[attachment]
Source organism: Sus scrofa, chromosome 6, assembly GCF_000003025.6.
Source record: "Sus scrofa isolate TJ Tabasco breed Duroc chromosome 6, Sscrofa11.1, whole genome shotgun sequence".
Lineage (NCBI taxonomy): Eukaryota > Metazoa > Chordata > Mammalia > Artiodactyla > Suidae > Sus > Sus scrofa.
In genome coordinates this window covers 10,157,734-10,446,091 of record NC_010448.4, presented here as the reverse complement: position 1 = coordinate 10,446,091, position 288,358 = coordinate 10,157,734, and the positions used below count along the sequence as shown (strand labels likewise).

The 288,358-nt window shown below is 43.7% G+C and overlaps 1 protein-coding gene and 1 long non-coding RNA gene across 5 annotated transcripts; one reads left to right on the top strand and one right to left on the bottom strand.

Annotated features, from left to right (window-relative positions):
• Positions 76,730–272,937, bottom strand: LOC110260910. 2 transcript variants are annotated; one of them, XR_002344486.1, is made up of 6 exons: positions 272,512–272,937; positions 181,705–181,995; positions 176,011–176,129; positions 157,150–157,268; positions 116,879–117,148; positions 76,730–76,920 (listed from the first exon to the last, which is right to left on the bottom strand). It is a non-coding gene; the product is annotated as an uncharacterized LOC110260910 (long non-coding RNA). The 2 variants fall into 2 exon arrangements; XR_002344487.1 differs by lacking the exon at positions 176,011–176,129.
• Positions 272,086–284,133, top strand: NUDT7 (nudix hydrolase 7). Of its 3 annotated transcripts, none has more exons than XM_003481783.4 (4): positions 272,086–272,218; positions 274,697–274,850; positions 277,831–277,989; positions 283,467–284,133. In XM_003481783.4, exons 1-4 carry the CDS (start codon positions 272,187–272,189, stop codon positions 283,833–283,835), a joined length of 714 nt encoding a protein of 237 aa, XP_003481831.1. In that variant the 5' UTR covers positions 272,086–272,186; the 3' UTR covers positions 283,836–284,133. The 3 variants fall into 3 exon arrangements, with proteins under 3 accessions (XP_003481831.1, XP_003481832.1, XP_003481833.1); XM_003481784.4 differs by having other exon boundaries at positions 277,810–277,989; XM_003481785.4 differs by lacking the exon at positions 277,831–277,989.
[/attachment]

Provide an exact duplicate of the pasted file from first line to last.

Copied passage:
Source organism: Sus scrofa, chromosome 6, assembly GCF_000003025.6.
Source record: "Sus scrofa isolate TJ Tabasco breed Duroc chromosome 6, Sscrofa11.1, whole genome shotgun sequence".
Lineage (NCBI taxonomy): Eukaryota > Metazoa > Chordata > Mammalia > Artiodactyla > Suidae > Sus > Sus scrofa.
In genome coordinates this window covers 10,157,734-10,446,091 of record NC_010448.4, presented here as the reverse complement: position 1 = coordinate 10,446,091, position 288,358 = coordinate 10,157,734, and the positions used below count along the sequence as shown (strand labels likewise).

The 288,358-nt window shown below is 43.7% G+C and overlaps 1 protein-coding gene and 1 long non-coding RNA gene across 5 annotated transcripts; one reads left to right on the top strand and one right to left on the bottom strand.

Annotated features, from left to right (window-relative positions):
• Positions 76,730–272,937, bottom strand: LOC110260910. 2 transcript variants are annotated; one of them, XR_002344486.1, is made up of 6 exons: positions 272,512–272,937; positions 181,705–181,995; positions 176,011–176,129; positions 157,150–157,268; positions 116,879–117,148; positions 76,730–76,920 (listed from the first exon to the last, which is right to left on the bottom strand). It is a non-coding gene; the product is annotated as an uncharacterized LOC110260910 (long non-coding RNA). The 2 variants fall into 2 exon arrangements; XR_002344487.1 differs by lacking the exon at positions 176,011–176,129.
• Positions 272,086–284,133, top strand: NUDT7 (nudix hydrolase 7). Of its 3 annotated transcripts, none has more exons than XM_003481783.4 (4): positions 272,086–272,218; positions 274,697–274,850; positions 277,831–277,989; positions 283,467–284,133. In XM_003481783.4, exons 1-4 carry the CDS (start codon positions 272,187–272,189, stop codon positions 283,833–283,835), a joined length of 714 nt encoding a protein of 237 aa, XP_003481831.1. In that variant the 5' UTR covers positions 272,086–272,186; the 3' UTR covers positions 283,836–284,133. The 3 variants fall into 3 exon arrangements, with proteins under 3 accessions (XP_003481831.1, XP_003481832.1, XP_003481833.1); XM_003481784.4 differs by having other exon boundaries at positions 277,810–277,989; XM_003481785.4 differs by lacking the exon at positions 277,831–277,989.